Going nowhere fast
At season's first Bedlam, their eighth loss in nine games, Sooners offer no signs a rebound's on the way
At least twice this season, one of coach Porter Moser’s Oklahoma men have authored something we’ve never seen; or, at least, something we might go years without seeing.
The first was fantastic, because it belonged to true freshman Bijan Cortes, an in-state product from Kingfisher, who took over late against Iowa State.
Though he finished with only four points and five assists over 17 minutes, he was nonetheless entirely the reason the Sooners came back to beat the Cyclones.
Saturday, in their lackluster, dying-on-the-vine 64-55 Bedlam loss inside Gallagher-Iba Arena, the player was Elijah Harkless and, though what he did was not fantastic, it still belongs in a time capsule.
At the 19:29 mark of the second half, Harkless stole the ball and 4 seconds later hit a layup at the other end. At the 18:41 mark, he turned the ball over. At the 18:36 mark, he stole it back. At the 18:18 mark, he turned the ball over. At the 18:12 mark, he stole it back.
In 87 seconds, Harkless stole the ball three times, scored once, and turned it over three times. In a lifetime of watching sports, I’d not seen that.
From the 18:12 mark to the 17:35 mark, when he came off the court, he did nothing to add to his boxscore, good or bad. When brought back in, at 16:49, he needed 18 seconds to commit his fourth turnover of the half.
What to make of it?
Maybe Harkless is a turnover machine. He committed eight in the game, pushing his season total to 55, one less than Jordan Goldwire. Or maybe it’s a measure of his competitiveness, because who’s ever nabbed three steals in 87 seconds, and he did that, too.
Whatever, it’s not something any player on any team that has a real sense of what it’s trying to accomplish does. Well, that is, unless what that team’s trying to do is ill conceived from the beginning.
No team, for crying out loud, should turn the ball over three times so quickly, let alone a single player, but that’s sort of what OU does, having entered Saturday’s early tip turning it over 14.7 times per game, less than just 43 of 358 Division I programs.
As a percentage of their possessions, the Sooners are yet worse, giving the ball away 19.5 percent of the time, less than only 15 of 358, which is awful, of course, but may not be what ails them most.
Five days prior, Monday, OU fell 72-63 to TCU, even inside Lloyd Noble Center, even turning the ball over a season-low six times … and yet somehow got off fewer field goal attempts (54) than they did Saturday (61).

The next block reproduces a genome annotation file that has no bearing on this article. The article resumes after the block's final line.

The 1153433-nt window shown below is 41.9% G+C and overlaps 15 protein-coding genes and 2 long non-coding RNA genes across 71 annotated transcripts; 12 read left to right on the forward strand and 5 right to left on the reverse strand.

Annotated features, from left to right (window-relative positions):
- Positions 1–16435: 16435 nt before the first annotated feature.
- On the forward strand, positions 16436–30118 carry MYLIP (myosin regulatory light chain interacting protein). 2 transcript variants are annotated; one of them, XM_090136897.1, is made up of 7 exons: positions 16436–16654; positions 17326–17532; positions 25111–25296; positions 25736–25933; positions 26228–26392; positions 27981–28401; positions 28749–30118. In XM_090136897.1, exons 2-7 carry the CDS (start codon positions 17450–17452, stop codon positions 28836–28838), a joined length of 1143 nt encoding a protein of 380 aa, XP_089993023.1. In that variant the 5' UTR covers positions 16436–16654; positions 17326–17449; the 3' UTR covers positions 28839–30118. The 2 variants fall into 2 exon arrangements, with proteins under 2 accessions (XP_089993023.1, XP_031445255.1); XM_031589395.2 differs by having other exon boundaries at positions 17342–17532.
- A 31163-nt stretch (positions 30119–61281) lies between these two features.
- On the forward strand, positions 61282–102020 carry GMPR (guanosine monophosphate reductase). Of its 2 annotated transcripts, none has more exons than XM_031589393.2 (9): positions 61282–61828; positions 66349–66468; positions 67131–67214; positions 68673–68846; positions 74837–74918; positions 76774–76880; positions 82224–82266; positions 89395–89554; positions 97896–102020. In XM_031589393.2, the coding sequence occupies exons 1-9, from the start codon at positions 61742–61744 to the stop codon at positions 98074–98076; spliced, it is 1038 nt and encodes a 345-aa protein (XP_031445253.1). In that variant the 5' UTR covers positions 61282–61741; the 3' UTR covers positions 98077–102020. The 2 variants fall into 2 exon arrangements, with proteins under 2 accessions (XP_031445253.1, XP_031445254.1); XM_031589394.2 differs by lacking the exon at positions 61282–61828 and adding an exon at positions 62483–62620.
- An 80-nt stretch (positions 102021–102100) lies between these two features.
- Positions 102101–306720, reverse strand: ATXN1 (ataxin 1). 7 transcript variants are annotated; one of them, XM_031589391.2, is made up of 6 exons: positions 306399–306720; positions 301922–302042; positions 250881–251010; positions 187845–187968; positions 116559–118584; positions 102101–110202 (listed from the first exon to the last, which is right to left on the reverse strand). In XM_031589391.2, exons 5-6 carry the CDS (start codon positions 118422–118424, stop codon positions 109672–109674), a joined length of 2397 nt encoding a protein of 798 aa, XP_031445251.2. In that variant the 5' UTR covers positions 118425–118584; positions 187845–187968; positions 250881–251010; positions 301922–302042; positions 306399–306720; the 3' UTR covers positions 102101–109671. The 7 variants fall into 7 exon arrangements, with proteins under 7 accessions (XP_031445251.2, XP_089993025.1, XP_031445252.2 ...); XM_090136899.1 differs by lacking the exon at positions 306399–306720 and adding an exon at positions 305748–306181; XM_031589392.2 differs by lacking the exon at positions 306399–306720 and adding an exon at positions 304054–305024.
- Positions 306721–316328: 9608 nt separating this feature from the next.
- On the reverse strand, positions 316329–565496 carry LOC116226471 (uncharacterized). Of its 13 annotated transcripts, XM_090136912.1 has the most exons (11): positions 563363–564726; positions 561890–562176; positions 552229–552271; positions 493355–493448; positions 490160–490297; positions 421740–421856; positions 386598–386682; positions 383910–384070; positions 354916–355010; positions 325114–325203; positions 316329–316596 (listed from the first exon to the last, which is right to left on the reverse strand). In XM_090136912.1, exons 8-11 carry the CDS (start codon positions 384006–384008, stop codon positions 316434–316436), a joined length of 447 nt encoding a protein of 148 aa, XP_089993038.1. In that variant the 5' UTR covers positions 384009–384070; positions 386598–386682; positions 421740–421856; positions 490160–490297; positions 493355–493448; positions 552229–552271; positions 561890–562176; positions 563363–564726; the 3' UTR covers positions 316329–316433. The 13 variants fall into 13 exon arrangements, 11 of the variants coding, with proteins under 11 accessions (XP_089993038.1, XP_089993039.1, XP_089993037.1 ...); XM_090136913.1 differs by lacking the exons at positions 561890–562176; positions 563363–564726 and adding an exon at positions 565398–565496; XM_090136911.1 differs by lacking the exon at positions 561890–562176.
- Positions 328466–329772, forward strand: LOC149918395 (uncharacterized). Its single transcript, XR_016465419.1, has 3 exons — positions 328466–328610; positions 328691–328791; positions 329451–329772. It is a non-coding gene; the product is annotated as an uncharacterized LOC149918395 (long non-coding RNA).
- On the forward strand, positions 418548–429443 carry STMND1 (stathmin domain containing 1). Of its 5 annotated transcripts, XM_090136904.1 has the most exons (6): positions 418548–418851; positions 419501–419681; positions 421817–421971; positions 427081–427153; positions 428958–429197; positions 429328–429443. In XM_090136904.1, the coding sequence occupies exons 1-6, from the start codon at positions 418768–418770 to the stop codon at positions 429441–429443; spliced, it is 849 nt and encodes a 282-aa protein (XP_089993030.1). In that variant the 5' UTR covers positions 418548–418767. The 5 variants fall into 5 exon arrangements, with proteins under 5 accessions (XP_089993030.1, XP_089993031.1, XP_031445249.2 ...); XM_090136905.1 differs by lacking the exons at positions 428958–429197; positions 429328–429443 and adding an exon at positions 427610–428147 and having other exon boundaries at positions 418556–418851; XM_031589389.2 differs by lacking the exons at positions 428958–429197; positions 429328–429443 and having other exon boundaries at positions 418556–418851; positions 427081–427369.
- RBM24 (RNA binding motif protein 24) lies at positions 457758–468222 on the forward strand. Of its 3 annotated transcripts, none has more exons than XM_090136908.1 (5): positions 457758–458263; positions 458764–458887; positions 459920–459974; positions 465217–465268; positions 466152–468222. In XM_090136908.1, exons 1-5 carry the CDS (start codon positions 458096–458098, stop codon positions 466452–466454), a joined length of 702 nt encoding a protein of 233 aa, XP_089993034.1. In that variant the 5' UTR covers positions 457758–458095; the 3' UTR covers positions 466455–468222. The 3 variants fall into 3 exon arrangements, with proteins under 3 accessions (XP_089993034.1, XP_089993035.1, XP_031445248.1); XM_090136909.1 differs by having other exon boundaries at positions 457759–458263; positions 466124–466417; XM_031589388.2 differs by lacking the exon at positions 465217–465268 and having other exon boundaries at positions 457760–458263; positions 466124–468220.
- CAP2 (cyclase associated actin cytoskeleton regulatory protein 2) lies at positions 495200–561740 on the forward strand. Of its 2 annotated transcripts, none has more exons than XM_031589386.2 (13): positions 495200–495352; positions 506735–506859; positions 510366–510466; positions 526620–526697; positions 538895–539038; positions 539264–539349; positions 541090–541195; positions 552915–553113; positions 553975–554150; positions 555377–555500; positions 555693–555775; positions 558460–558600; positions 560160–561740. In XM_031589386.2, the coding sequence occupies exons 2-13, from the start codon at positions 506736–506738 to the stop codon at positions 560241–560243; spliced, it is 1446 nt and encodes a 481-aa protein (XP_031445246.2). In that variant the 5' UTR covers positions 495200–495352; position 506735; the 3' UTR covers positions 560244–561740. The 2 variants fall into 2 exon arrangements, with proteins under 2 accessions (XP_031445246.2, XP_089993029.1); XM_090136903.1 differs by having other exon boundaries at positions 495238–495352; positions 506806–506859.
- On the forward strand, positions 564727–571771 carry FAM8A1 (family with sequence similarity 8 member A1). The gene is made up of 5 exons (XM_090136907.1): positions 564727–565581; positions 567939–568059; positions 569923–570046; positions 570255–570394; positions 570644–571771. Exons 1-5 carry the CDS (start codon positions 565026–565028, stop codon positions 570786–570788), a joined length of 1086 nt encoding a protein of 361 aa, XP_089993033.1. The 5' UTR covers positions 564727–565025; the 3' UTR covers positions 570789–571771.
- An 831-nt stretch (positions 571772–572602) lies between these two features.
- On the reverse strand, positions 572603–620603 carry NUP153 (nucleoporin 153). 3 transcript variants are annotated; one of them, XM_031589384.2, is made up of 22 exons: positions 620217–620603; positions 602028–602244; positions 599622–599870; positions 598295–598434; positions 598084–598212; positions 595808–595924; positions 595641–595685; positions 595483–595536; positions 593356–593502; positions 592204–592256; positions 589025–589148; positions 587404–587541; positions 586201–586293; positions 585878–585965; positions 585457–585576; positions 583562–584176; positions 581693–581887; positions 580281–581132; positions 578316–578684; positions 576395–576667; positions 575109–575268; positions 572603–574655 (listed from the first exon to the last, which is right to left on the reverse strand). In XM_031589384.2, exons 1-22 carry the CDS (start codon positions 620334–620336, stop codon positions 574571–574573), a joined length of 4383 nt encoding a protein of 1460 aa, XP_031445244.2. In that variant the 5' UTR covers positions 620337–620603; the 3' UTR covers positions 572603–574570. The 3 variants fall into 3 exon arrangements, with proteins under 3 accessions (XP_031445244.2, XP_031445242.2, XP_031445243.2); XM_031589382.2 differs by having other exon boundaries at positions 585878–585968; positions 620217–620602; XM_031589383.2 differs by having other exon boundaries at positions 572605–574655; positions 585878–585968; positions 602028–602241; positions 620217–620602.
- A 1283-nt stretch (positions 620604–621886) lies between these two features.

None of it's good.
None of it makes sense.
Much was made of topping three top-15 teams — Arkansas, Florida, Iowa State — wins that helped OU get to 12-3. Of course, that was eight games and seven losses ago, a string in which Moser’s Sooners have averaged 53.7 points, which skips absurd and goes straight to unwatchable.
There’s no fire.
There’s no refusing to lose.
There’s no coming out of a timeout and the whole team slapping its hands on the floor to get ready to play some defense, getting the fans into the game, too.
Saturday, Oklahoma State’s Kalib Boone took over after the half, scoring all 12 of his points post intermission, getting a bunch of dunks rolling to the basket having shed the Sooner defense at the free-throw line.
It was a defensive failure on OU’s part, of course, but a chink in the Sooners’ defensive armor still had to be found, exploited and executed upon.
Can Moser find nothing for his team to exploit? Can he not get more free points than the four OU scored in transition? Is there no way to score more than 12 off OSU’s 16 giveaways, while the Pokes netted 17 off OU’s 17?
“I thought we came out and really had some pop offensively,” Moser said, and OU did, from two sources and two sources only, Tanner Groves and Harkless, who combined to score 24 of OU’s 28 first-half points.
After the half?
“We kind of went down that rabbit hole of trying to do high-degree difficulties,” Moser said.
If only a coach could get in the way of such things.
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It’s bad basketball and there’s no end in sight.
Maybe good things can still happen.
Just four seasons ago, a Sooner team that lost 9 of 11 somehow found its way back well enough to reach the NCAA Tournament.
It was the Trae Young season and OU had risen to No. 4 before losing its way. It closed winning 2 of 3 to finish 8-10 in the conference and sneak into the dance.
This team, 3-7 in the conference, is going to have to beat somebody and many more somebodies after that.
Texas Tech’s next, then Kansas away, then Texas, then Iowa State away.
Where’s there a win?
Playing like this, nowhere.